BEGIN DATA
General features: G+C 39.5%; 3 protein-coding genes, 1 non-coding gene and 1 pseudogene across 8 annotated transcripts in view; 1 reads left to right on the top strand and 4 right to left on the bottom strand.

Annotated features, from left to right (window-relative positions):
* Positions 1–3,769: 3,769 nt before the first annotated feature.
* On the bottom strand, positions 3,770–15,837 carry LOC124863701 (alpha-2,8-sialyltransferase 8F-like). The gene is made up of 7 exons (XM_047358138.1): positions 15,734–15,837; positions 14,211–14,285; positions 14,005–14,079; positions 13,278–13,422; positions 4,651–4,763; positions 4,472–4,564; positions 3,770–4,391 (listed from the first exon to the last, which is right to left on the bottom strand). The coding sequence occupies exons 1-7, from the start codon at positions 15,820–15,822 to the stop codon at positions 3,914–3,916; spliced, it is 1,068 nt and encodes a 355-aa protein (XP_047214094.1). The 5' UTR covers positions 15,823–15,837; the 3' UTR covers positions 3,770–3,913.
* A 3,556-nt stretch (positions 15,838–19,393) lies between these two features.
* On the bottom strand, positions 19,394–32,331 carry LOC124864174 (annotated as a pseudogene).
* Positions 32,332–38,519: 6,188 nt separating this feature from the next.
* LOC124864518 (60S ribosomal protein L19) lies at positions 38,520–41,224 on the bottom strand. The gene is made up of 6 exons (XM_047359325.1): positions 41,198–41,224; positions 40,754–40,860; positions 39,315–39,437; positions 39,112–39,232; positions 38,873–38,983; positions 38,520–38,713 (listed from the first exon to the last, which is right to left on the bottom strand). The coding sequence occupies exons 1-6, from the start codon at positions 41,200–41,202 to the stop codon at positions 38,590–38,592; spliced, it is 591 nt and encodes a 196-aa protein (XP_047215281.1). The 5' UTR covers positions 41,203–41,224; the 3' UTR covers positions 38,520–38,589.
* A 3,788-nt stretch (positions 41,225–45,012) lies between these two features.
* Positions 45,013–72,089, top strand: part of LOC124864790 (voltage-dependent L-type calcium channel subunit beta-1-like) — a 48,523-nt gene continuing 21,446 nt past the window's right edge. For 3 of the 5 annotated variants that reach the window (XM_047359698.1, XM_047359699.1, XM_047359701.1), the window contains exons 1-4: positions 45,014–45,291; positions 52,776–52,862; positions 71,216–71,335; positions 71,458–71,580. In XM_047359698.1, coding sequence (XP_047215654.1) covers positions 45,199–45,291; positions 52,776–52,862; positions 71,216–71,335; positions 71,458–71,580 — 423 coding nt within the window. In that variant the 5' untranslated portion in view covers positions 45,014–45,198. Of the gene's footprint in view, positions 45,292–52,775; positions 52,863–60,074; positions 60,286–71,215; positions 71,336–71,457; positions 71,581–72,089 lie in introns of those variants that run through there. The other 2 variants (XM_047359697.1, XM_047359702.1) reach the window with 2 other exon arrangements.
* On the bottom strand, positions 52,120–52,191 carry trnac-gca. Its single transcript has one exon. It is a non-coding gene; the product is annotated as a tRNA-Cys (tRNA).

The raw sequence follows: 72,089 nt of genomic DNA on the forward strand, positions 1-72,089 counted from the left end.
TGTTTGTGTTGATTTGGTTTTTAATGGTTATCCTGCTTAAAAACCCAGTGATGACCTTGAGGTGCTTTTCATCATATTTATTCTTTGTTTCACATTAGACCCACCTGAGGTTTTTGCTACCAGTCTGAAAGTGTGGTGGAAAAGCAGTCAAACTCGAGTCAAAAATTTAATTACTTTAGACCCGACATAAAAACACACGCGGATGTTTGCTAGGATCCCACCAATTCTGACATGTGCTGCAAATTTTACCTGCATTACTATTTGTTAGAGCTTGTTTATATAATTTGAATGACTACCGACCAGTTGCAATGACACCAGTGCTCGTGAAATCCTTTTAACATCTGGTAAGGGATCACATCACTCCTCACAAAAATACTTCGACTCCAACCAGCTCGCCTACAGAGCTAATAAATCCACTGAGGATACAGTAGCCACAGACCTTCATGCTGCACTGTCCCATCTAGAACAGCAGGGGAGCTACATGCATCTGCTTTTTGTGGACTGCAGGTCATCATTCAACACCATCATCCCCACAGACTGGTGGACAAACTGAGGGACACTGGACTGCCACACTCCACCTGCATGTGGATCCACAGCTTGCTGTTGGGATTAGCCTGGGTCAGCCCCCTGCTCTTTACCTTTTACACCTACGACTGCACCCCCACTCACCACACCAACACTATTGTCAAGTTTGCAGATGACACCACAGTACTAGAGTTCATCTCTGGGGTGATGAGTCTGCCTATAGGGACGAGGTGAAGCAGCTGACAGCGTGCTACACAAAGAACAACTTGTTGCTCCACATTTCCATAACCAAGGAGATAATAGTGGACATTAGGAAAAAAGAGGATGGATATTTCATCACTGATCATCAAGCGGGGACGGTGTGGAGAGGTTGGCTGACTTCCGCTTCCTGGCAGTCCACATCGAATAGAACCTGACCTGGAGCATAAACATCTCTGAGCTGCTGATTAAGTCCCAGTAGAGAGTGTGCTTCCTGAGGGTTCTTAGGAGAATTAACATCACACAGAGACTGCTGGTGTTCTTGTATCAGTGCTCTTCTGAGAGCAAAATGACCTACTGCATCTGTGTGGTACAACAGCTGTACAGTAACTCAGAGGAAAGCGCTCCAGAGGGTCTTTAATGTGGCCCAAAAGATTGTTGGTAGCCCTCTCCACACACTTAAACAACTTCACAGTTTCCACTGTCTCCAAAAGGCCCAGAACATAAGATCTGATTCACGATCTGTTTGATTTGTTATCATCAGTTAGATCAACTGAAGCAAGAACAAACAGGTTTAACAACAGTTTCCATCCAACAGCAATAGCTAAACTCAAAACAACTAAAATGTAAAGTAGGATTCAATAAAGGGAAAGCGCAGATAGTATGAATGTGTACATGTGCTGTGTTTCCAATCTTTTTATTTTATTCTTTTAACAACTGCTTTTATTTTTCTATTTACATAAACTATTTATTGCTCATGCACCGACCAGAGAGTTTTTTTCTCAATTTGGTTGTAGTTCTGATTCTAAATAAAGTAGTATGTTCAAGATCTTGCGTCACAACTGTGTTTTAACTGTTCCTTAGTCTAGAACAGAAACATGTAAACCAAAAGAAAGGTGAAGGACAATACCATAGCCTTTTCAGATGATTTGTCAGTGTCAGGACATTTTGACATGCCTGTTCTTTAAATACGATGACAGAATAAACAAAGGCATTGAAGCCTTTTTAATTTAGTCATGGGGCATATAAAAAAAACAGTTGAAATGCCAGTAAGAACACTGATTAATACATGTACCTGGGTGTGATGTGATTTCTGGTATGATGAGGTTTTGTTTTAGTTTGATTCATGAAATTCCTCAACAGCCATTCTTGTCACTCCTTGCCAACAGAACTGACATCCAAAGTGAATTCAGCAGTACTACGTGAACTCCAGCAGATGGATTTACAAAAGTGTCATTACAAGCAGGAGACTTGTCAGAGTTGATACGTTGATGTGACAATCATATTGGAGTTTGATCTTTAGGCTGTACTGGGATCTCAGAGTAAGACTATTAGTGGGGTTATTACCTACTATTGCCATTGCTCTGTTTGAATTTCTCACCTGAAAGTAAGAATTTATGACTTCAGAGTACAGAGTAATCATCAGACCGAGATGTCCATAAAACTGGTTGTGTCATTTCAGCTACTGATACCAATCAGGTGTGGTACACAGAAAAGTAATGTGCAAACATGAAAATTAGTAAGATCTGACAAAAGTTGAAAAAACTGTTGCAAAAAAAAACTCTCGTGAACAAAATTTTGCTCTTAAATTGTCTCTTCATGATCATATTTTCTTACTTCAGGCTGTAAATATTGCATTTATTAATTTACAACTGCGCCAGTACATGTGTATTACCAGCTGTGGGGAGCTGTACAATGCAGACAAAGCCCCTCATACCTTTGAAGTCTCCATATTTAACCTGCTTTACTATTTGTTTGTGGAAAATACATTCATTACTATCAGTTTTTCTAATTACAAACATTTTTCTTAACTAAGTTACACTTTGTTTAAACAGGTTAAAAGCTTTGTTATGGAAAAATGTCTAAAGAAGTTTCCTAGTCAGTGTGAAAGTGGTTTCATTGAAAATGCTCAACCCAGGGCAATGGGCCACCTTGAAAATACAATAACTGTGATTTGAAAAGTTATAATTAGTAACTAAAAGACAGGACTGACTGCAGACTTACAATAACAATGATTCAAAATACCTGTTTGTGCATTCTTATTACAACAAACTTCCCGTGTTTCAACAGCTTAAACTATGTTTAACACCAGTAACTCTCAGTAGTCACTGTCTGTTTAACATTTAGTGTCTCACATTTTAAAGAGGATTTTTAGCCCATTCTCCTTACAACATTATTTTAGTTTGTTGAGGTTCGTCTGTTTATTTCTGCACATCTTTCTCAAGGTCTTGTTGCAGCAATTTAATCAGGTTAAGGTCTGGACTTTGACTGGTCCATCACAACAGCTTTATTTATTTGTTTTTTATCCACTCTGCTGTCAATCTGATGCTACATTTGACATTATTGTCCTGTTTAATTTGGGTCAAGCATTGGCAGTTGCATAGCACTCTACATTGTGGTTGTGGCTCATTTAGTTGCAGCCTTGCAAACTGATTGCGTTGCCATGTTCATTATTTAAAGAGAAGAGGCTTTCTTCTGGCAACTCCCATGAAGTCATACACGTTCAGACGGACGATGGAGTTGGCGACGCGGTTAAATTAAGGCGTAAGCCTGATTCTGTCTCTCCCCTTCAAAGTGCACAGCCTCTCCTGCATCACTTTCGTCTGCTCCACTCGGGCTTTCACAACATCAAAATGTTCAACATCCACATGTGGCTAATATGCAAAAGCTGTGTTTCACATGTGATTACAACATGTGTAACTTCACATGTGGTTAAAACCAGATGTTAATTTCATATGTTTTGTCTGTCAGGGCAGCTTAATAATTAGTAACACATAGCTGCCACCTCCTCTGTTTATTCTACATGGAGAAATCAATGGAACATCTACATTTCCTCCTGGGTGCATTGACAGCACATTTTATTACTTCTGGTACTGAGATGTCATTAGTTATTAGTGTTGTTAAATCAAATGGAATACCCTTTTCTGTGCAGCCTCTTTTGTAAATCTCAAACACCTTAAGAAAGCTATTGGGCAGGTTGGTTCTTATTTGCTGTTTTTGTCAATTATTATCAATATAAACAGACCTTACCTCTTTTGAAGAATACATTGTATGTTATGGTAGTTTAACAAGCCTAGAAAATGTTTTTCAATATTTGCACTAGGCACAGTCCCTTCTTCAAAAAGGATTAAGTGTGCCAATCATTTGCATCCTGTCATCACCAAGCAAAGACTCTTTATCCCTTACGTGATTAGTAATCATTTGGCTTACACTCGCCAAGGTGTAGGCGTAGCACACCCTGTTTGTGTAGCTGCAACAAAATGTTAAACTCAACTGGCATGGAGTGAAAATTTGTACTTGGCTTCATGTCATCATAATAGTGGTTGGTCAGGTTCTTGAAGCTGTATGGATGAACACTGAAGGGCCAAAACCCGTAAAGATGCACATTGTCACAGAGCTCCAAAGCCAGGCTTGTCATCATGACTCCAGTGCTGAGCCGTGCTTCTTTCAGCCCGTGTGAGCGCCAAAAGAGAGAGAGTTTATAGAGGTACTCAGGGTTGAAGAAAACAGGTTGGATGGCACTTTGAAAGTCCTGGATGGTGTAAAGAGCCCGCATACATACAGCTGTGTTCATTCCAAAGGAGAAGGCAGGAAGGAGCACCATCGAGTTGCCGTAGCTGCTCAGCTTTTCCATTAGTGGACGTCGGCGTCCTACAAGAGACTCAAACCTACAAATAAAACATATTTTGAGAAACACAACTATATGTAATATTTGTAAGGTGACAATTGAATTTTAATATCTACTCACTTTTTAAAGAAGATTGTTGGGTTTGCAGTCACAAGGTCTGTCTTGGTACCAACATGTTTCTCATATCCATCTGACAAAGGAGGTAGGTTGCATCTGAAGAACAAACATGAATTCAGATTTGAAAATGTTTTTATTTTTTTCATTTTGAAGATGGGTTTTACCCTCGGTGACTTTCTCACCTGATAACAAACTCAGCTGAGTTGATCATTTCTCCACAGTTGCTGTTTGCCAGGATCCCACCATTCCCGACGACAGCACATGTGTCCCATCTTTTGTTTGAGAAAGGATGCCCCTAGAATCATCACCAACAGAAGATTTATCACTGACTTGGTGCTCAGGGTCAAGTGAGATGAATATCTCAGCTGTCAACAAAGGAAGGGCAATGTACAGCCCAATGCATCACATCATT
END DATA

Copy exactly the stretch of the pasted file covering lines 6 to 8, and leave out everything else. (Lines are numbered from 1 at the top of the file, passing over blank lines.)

* On the bottom strand, positions 19,394–32,331 carry LOC124864174 (annotated as a pseudogene).
* Positions 32,332–38,519: 6,188 nt separating this feature from the next.
* LOC124864518 (60S ribosomal protein L19) lies at positions 38,520–41,224 on the bottom strand. The gene is made up of 6 exons (XM_047359325.1): positions 41,198–41,224; positions 40,754–40,860; positions 39,315–39,437; positions 39,112–39,232; positions 38,873–38,983; positions 38,520–38,713 (listed from the first exon to the last, which is right to left on the bottom strand). The coding sequence occupies exons 1-6, from the start codon at positions 41,200–41,202 to the stop codon at positions 38,590–38,592; spliced, it is 591 nt and encodes a 196-aa protein (XP_047215281.1). The 5' UTR covers positions 41,203–41,224; the 3' UTR covers positions 38,520–38,589.